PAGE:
Reviews for Black Metal, Death Metal and some Ambient! The concept behind this site is to do full discography reviews. I will do my best to track down an entire discography to celebrate a band's evolution. I'm pretty strict on sticking to those genres, so please don't request I review something else. I also buy the vast majority of all the things I review and I don't really take promos from labels or demos from bands. If you're worth hearing, I will probably find you.
Thursday, December 20, 2012
October Falls - Marras
Dark Horizon Records, 2005
1. Marras I
2. Marras II
3. Marras III
4. Marras IV
5. Marras V
6. Marras VI
7. Marras VII
8. Marras VIII
Since we predominantly cater to metal
here, I’m going to say this flat out: this is not a metal release by any
means. This is OctoberFalls’
follow up to their debut album “Tuoni” and by any indication of this album I
can see why it procured them an immediate signing to Dark Horizons.
“Marras” holds within it some of the most
luscious and beautiful acoustic passages to don the title of music. Judging by the album cover and the pictures
throughout the package, I would say M. Lehto is highly inspired by nature and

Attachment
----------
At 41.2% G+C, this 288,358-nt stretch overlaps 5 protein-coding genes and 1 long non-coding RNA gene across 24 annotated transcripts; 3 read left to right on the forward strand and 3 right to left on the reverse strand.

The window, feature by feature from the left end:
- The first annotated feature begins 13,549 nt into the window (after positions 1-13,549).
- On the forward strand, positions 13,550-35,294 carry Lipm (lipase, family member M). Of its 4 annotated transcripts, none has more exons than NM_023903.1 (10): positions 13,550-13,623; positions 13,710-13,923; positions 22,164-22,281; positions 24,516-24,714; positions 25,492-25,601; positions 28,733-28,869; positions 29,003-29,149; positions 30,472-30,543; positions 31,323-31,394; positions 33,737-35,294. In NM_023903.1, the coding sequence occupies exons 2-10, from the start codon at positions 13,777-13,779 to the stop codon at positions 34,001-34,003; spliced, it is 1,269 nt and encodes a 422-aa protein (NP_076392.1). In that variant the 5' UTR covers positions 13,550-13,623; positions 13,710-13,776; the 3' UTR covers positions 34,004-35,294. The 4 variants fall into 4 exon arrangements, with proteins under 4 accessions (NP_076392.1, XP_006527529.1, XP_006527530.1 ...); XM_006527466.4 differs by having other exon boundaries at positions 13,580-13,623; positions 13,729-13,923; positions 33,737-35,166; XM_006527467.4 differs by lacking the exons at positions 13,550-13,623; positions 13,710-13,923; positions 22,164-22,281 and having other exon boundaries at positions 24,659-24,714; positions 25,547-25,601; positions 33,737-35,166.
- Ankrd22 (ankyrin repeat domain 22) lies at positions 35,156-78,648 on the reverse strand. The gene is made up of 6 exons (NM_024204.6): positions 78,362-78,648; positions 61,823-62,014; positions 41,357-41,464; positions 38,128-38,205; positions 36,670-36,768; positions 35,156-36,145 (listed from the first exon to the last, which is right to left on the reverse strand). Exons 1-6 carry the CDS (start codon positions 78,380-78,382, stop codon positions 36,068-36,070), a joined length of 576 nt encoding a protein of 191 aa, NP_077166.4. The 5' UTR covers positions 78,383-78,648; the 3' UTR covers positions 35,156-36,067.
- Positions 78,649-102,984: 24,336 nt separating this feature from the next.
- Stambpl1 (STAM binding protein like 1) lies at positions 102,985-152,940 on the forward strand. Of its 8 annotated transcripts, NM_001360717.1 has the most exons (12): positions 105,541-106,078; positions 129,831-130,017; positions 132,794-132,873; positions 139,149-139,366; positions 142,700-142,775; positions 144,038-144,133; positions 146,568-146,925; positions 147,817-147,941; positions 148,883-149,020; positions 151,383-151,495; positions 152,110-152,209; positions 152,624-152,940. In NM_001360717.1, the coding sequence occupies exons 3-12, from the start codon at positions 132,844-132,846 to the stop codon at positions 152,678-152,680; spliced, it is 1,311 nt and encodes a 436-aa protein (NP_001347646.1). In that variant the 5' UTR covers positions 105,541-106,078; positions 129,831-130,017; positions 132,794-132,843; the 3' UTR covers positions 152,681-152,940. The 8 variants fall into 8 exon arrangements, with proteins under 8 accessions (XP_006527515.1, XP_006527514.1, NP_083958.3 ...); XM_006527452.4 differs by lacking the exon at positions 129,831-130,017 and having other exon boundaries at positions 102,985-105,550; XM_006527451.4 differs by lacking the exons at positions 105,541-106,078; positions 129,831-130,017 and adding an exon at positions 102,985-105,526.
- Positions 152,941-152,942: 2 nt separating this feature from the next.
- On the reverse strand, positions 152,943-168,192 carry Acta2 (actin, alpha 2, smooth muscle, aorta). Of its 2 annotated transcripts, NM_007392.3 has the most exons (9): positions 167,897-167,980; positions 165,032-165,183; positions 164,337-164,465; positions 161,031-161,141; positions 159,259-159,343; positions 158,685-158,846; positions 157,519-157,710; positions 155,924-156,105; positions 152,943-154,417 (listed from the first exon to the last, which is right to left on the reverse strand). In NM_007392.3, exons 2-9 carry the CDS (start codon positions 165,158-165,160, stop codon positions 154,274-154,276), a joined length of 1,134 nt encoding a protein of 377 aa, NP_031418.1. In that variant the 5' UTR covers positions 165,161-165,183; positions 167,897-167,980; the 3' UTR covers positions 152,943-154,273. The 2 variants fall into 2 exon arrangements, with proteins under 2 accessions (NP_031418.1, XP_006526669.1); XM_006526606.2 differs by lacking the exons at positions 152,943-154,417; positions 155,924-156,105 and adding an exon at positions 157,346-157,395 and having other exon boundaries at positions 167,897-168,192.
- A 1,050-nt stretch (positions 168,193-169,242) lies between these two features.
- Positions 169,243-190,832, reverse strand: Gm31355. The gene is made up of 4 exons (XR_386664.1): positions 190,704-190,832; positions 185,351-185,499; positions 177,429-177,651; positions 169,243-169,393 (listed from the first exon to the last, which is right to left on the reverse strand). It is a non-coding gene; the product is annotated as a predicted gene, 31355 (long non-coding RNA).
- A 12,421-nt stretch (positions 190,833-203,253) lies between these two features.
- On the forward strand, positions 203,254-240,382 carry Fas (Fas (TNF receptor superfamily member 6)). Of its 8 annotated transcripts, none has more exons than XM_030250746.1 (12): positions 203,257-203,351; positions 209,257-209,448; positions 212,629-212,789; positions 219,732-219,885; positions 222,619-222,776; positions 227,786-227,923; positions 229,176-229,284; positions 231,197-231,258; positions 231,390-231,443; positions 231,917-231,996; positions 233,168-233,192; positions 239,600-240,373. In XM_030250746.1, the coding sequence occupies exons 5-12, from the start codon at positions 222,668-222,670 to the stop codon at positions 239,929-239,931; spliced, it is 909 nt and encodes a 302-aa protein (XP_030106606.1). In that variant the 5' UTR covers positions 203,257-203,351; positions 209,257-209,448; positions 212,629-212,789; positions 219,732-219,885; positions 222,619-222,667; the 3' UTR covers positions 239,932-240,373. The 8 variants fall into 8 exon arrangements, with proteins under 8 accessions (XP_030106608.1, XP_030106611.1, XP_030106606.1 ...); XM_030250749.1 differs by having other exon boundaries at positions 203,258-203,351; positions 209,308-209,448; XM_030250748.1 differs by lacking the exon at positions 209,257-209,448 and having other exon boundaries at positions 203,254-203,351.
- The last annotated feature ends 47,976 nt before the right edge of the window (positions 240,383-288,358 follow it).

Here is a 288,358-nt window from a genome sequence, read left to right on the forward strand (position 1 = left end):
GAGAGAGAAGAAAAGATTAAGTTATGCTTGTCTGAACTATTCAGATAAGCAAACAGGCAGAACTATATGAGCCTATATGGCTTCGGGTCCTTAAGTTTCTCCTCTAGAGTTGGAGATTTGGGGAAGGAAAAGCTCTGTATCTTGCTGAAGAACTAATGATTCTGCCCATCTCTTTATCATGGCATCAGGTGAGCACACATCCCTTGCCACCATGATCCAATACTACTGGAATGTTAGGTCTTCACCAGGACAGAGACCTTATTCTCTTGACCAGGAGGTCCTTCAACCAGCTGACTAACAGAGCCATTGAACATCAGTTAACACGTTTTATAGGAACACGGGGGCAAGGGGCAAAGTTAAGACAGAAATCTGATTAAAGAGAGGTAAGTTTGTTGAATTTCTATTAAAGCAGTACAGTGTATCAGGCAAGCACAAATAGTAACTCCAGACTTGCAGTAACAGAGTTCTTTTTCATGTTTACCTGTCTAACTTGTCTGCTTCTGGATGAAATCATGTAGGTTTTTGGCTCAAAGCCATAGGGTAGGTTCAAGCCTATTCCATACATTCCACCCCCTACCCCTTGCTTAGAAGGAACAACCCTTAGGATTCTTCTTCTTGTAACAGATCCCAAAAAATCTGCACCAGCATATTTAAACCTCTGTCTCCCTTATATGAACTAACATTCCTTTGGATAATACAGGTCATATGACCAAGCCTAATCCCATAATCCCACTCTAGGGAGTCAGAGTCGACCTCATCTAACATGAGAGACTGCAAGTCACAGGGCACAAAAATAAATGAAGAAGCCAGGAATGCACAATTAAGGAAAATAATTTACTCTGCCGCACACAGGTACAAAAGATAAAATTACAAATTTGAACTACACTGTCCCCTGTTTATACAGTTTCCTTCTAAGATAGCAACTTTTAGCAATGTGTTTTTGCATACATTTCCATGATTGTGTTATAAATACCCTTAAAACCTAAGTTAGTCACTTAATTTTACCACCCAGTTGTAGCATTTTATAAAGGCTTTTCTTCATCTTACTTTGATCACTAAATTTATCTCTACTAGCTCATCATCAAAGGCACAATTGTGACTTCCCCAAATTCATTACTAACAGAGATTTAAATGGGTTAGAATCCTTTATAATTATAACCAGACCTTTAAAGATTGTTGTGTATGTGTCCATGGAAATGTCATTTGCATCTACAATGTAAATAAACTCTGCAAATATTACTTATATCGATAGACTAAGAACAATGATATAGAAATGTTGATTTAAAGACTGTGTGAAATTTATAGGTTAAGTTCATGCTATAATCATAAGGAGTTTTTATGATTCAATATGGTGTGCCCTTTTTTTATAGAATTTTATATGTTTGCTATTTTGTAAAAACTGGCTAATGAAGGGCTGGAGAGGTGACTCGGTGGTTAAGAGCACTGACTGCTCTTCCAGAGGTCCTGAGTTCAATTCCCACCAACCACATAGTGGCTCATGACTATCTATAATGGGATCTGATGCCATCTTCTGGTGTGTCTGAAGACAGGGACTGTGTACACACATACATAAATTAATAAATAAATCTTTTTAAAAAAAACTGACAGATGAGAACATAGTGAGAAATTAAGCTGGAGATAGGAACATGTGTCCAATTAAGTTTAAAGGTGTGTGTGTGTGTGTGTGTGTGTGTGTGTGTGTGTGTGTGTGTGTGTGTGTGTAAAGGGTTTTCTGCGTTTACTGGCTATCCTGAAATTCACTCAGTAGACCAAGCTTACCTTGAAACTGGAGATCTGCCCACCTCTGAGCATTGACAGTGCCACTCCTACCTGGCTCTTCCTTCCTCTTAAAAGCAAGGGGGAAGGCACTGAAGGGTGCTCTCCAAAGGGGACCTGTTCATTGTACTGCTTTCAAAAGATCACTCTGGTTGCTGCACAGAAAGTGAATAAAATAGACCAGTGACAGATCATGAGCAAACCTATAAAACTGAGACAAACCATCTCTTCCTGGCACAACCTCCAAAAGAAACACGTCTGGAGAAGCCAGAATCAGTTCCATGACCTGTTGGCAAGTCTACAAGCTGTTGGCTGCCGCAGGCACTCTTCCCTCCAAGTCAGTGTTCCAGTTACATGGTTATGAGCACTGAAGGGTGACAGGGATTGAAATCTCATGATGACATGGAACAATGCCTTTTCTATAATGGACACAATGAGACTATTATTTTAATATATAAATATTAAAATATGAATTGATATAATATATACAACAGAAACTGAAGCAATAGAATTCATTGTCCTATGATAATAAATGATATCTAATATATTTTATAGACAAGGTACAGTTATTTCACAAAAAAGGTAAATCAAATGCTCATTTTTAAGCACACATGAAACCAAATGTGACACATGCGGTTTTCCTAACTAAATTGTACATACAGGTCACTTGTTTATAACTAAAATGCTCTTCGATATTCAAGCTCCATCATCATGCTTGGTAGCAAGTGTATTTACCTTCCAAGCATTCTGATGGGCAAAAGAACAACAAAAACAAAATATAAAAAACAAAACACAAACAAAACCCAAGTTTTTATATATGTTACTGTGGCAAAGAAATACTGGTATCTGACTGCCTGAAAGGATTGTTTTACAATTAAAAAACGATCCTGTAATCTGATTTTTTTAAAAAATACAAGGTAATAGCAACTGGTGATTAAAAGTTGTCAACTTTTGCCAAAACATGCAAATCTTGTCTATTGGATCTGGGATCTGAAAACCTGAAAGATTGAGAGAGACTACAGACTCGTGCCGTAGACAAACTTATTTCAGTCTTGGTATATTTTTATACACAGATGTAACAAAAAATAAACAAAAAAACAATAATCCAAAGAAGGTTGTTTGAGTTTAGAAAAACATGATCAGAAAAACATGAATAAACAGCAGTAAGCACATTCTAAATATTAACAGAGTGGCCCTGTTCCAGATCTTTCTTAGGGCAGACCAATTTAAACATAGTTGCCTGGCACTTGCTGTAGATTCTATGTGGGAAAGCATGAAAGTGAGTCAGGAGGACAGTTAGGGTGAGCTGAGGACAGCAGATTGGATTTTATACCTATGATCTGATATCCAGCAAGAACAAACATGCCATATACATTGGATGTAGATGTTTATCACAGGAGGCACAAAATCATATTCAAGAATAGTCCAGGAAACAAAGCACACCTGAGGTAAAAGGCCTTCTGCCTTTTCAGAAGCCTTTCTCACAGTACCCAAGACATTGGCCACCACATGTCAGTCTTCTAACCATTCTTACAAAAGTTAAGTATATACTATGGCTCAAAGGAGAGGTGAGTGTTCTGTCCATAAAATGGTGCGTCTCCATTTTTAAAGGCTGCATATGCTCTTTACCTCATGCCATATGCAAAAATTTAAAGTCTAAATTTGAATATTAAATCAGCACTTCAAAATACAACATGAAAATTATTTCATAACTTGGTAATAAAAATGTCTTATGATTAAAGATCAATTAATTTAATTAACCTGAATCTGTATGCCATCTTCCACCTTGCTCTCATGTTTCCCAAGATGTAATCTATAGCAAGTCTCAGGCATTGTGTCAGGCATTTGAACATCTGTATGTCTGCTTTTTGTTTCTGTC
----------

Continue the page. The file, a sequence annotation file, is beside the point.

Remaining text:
his surroundings in Finland. “Marras” is simply a superb representation of
such natural atmospheres. This is
primarily an acoustic guitar based album, which brings the listener through so
many wonderful atmospheres. Throughout
every track there are two guitar passages carefully interlaced between each
other, fading in and out of each others harmonies. This presents a wonderful grandiose scope to the
albums atmosphere as if one is viewing the sight’s M. Lehto sees when being inspired. However, in “Marras 7” M. Lehto Brings us
through a wonderfully beautiful piano concerto.
As if the piano and guitar renditions weren’t already enthralling enough
for the listener, M. Lehto has flute accompaniment in many of the tracks
featured throughout the album.
Considering the amount of influence nature seems to have in the layout
and design of the album, it doesn’t take a frontal role in the music, meaning
there is basically no nature samples found within.
Despite what people seem to be
attributing to this album as being a comparison to Ulver’s “Kveldssanger,” I
think that is slightly misleading in my opinion. While “Marras” can attribute itself to Folk
oriented elements, frankly the compositions have too much of a modern
presentation and approach most of the time.
“Kveldsssanger” had much more of an orthodox Folk approach to its
design. Furthermore, the most obvious
difference is that “Marras” is an all instrumental composition whereas Ulver
also features the vocal work of Garm.
I simply can’t say enough good things
about this release. It’s beautiful, it’s
passionate, it’s relaxing and it’s a journey to get lost in. For those out there who enjoy these kinds of
effects from your music OctoberFalls will supply every
need you can muster in that respect, you will find nothing lacking.